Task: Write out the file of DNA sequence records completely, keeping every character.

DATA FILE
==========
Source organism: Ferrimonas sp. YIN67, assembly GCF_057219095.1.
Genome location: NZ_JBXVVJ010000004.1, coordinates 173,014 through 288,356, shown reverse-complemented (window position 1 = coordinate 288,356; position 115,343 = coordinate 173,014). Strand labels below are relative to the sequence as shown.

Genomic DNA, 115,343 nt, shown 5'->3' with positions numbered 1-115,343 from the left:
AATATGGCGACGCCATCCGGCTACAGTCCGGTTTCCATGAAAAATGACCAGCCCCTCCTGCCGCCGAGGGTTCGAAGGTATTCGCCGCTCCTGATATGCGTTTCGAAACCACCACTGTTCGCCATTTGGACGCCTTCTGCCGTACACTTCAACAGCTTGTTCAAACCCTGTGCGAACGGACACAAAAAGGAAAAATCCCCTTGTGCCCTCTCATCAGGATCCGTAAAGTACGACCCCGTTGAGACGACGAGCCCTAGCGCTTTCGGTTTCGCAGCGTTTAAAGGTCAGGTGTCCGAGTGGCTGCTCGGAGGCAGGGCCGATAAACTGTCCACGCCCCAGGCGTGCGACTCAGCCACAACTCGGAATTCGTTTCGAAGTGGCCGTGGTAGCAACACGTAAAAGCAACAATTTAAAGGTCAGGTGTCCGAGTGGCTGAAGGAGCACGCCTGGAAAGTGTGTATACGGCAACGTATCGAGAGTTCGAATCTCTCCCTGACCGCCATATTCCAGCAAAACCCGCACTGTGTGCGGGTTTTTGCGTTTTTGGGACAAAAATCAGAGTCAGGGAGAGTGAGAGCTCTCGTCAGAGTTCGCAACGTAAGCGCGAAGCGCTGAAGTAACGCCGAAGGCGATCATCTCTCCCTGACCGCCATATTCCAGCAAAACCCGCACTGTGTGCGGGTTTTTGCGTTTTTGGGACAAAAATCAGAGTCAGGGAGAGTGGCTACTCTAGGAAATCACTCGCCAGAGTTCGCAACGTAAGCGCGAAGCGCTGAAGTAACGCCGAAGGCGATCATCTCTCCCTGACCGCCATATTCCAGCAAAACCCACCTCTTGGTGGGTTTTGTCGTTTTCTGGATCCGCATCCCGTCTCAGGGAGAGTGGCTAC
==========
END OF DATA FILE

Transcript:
Source organism: Ferrimonas sp. YIN67, assembly GCF_057219095.1.
Genome location: NZ_JBXVVJ010000004.1, coordinates 173,014 through 288,356, shown reverse-complemented (window position 1 = coordinate 288,356; position 115,343 = coordinate 173,014). Strand labels below are relative to the sequence as shown.

Genomic DNA, 115,343 nt, shown 5'->3' with positions numbered 1-115,343 from the left:
AATATGGCGACGCCATCCGGCTACAGTCCGGTTTCCATGAAAAATGACCAGCCCCTCCTGCCGCCGAGGGTTCGAAGGTATTCGCCGCTCCTGATATGCGTTTCGAAACCACCACTGTTCGCCATTTGGACGCCTTCTGCCGTACACTTCAACAGCTTGTTCAAACCCTGTGCGAACGGACACAAAAAGGAAAAATCCCCTTGTGCCCTCTCATCAGGATCCGTAAAGTACGACCCCGTTGAGACGACGAGCCCTAGCGCTTTCGGTTTCGCAGCGTTTAAAGGTCAGGTGTCCGAGTGGCTGCTCGGAGGCAGGGCCGATAAACTGTCCACGCCCCAGGCGTGCGACTCAGCCACAACTCGGAATTCGTTTCGAAGTGGCCGTGGTAGCAACACGTAAAAGCAACAATTTAAAGGTCAGGTGTCCGAGTGGCTGAAGGAGCACGCCTGGAAAGTGTGTATACGGCAACGTATCGAGAGTTCGAATCTCTCCCTGACCGCCATATTCCAGCAAAACCCGCACTGTGTGCGGGTTTTTGCGTTTTTGGGACAAAAATCAGAGTCAGGGAGAGTGAGAGCTCTCGTCAGAGTTCGCAACGTAAGCGCGAAGCGCTGAAGTAACGCCGAAGGCGATCATCTCTCCCTGACCGCCATATTCCAGCAAAACCCGCACTGTGTGCGGGTTTTTGCGTTTTTGGGACAAAAATCAGAGTCAGGGAGAGTGGCTACTCTAGGAAATCACTCGCCAGAGTTCGCAACGTAAGCGCGAAGCGCTGAAGTAACGCCGAAGGCGATCATCTCTCCCTGACCGCCATATTCCAGCAAAACCCACCTCTTGGTGGGTTTTGTCGTTTTCTGGATCCGCATCCCGTCTCAGGGAGAGTGGCTAC